A New Jersey principal denied that boys at Maude M. Wilkins Elementary School were expected to dress as women for an assignment celebrating Women's History Month after parents complained and contacted Fox News. But to Janine Giandomenico's nine-year-old son, the expectation was all too clear. The boy came home in tears and begged his mother, "Please don't make me do this."
In a 16-page packet sent home with students, teacher Tonya Uibel informed parents that all students in her third grade class must participate in the fashion show, since it would be graded as an "end of unit assessment." The packet included pictures of women's fashions from different decades to give students ideas of how they might dress.
"If your child is a young man, he does not have to wear a dress or skirt, as there were many time periods where women wore jeans, pants and trousers," stated the letter in the packet. "However, each child must be able to express what time period their outfit is from."
Word about the assignment spread when Giandomenico posted a Facebook message. Some who read her post noted that the day the fashion show was scheduled coincided with an event organized by the Gay, Lesbian and Straight Education Network. On the "Day of Silence," students are asked to protest bullying of gay students by remaining quiet all day. Giandomenico said she found the overlap of the two events "very odd."
Another parent, Stacy Bowen of Bucks County, PA heard about the assignment and said she also found it "ironic" that the event was scheduled on the "Day of Silence." She reasoned, "You're forcing boys to do this, yet you stand for anti-bullying. They [boys] may feel pressured to do it when they don't want to." Bullying was on Giandomenico's mind as well. She said her son has Aspergers's syndrome, a social interaction disorder, and she was concerned that he might be ridiculed if he participated in the show.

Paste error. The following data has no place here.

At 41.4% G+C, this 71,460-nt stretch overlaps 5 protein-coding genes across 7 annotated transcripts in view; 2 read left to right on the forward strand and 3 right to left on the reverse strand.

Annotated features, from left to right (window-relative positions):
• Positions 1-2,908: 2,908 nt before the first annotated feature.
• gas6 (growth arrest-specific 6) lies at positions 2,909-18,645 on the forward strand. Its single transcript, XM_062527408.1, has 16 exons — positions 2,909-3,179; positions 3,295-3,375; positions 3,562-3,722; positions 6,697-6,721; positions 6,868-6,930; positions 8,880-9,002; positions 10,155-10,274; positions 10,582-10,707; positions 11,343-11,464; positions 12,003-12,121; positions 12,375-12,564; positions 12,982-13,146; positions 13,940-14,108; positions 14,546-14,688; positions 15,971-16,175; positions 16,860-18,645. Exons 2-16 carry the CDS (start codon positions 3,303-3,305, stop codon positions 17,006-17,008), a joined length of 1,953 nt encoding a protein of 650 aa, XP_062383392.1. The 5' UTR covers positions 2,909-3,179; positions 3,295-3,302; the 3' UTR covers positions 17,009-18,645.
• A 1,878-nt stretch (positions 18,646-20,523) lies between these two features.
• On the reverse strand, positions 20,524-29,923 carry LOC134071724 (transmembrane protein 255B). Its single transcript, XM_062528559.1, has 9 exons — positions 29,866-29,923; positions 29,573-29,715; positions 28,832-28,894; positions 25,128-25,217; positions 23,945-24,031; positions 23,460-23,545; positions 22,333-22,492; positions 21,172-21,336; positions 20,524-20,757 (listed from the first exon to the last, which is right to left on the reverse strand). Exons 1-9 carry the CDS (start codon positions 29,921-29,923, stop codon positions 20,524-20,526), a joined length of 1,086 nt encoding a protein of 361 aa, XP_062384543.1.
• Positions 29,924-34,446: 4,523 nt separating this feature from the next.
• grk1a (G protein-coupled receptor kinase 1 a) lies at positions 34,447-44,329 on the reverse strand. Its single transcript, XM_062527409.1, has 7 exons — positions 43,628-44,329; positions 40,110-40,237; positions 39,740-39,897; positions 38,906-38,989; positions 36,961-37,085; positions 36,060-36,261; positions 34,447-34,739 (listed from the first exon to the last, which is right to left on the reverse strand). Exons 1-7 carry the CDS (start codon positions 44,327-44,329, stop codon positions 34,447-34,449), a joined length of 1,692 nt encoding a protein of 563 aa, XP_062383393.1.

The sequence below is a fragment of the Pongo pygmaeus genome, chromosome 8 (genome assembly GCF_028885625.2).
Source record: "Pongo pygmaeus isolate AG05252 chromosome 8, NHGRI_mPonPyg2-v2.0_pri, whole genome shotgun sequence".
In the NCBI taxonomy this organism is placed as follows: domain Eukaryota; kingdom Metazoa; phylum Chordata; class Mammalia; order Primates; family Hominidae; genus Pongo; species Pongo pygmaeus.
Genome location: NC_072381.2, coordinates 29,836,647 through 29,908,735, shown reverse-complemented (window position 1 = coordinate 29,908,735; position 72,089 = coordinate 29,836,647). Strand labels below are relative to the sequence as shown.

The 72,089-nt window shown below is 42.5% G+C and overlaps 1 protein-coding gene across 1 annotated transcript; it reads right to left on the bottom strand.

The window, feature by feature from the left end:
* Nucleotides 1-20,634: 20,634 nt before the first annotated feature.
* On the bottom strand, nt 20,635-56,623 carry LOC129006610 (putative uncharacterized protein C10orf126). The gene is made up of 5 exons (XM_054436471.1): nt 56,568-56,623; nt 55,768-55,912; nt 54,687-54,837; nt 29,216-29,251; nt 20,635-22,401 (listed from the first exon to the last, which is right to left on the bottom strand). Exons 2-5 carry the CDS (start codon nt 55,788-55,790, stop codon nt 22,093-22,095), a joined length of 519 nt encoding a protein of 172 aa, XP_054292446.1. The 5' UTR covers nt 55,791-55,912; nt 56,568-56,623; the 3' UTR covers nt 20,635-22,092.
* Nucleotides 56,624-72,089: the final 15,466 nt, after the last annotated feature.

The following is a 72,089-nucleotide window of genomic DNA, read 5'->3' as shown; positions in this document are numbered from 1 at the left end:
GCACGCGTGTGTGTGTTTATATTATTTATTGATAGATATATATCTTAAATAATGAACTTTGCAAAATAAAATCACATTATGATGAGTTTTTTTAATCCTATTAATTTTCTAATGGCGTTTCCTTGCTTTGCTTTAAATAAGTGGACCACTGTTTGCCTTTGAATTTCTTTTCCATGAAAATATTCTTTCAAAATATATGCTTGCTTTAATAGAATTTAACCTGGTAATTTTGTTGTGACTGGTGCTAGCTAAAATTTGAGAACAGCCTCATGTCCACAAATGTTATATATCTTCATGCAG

Maple Shade Township Superintendent Michael Livengood told FoxNews.com it was all a "misunderstanding." The fashion show was chosen to highlight how women's roles in society have changed over time, and how female clothing changed to suit those new roles, explained Livengood. "I wish the letter had been clearer and worded differently," he said. Livengood also said he was not aware that the gay rights protest was scheduled for the same day.
In the wake of media attention and complaints, school principal Beth Narcia sent a letter to parents apologizing for "any confusion or frustration" caused by the assignment. She informed parents the fashion show was canceled, and said students would draw a picture of a person dressed in period clothing as the final project instead. "I wanted to clear up any misconceptions about the clothing show," the principal wrote. "It was never our intention to have boys dress up as women. There are many different time periods that had women dressing in pants, suits, and even sweat suits. Students were just asked to dress up as a time period, not as a woman." An Associated Press article (4-14-10) implied that parents and others misinterpreted the school's intent and made a ruckus over nothing. Others responding via blogs and social media said the teacher's letter seemed pretty clear and was difficult to reconcile with the claims in the principal's follow-up letter.
A few little girls were disappointed they didn't get to dress up for school, but Giandomenico considered the cancellation a victory. "I'm positive my little boy was not the only one who felt uncomfortable doing this," she said. The last update on her Twitter account read, "We won — cancelled! Thanks 4 yr support!" (Fox News, 4-13-10)